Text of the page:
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Fertility Preservation

Since a woman’s fertility begins to decline as early as her late twenties, it makes sense to do as much as you can to remain healthy and maintain your chances of conceiving well into your thirties and beyond. But it’s not just women who need to pay attention. Men’s fertility also declines with age.

What can you do your protect your ability to get pregnant?

  • Don’t smoke. It can cause early menopause and lowered sperm counts.
  • Maintain a healthy lifestyle through diet and exercise.
  • Keep control of stress.
  • See your ob/gyn regularly. Thyroid conditions, PCOS, and endometriosis all benefit from early detection and treatment.
  • Protect yourself against STDs. Chlamydia, syphilis, gonorrhea, and HPV can all lead to infertility or sterility.
  • Avoid environmental toxins as much as possible. Mercury in fish and the chemical benzene have both been linked to reduced fertility.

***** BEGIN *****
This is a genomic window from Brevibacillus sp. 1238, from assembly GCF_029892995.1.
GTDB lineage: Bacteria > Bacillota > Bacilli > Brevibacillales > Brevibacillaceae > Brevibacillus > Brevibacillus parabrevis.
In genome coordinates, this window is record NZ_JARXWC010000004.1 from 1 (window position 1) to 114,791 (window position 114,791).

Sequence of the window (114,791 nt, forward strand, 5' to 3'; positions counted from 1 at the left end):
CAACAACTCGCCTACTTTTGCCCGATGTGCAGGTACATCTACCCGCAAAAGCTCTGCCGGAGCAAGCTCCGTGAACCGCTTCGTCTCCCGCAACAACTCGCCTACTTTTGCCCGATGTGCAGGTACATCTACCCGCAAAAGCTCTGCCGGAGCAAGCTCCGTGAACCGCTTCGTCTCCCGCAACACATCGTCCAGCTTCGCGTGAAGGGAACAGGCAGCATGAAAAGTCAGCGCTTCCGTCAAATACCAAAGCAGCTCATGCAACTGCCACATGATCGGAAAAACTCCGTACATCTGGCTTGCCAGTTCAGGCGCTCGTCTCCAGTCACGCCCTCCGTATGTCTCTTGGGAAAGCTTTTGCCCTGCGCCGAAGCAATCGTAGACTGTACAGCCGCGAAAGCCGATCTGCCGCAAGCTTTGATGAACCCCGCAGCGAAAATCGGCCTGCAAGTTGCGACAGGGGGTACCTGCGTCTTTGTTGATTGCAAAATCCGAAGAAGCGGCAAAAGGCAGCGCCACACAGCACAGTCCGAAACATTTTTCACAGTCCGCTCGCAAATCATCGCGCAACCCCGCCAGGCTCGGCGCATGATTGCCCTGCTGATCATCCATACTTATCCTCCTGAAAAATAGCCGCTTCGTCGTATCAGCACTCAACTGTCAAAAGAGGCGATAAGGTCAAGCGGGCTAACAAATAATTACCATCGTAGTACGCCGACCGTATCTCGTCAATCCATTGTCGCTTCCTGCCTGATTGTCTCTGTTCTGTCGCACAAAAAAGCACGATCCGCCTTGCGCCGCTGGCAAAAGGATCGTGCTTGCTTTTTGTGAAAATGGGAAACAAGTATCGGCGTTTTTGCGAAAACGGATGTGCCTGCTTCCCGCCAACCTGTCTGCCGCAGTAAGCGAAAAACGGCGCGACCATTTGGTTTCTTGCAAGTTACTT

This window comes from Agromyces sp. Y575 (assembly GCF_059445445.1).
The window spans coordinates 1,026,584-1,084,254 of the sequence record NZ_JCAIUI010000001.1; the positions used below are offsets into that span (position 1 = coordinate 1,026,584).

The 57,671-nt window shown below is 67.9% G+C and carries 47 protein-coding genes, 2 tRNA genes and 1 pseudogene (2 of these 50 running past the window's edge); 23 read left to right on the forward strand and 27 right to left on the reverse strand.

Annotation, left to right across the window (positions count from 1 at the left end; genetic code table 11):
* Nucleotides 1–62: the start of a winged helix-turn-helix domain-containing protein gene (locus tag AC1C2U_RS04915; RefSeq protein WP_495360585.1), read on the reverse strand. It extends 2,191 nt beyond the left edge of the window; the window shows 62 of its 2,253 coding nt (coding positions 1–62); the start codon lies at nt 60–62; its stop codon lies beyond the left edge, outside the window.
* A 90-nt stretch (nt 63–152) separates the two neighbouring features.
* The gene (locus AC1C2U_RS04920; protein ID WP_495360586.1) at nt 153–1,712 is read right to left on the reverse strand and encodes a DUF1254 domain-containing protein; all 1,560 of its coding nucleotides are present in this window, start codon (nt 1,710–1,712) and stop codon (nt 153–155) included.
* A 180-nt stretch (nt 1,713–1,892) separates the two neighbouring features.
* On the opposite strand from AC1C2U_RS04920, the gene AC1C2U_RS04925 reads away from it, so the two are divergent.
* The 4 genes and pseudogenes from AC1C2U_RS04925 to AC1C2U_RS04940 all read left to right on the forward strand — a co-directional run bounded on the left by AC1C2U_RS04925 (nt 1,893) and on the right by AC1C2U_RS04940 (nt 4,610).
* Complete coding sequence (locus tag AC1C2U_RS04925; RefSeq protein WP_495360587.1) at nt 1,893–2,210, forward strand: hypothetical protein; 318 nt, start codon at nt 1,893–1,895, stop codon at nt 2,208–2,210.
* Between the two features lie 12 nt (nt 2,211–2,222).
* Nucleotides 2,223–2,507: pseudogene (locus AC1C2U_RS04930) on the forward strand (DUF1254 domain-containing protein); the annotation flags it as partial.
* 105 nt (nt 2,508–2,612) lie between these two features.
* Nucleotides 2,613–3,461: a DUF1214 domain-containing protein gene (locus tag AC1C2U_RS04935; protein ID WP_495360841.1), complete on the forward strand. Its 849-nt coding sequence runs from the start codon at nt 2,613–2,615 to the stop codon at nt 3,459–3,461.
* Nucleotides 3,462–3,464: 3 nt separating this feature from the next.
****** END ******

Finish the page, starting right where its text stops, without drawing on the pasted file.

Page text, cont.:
• Consider freezing your eggs for use at a later date. Cryopreservation can be particularly useful for those with a family history of reproductive difficulties or early menopause. It can also help maintain the possibility of future pregnancy for women with cancer. Sperm can also be frozen, for use at a later date.

It’s all too easy to put off thinking about fertility until you want to get pregnant, but sometimes it is too late by then. There are no guarantees, and even the healthiest couples can still face problems conceiving. However, if you know that certain factors can contribute to worsening your reproductive health, doesn’t it make sense to avoid them?

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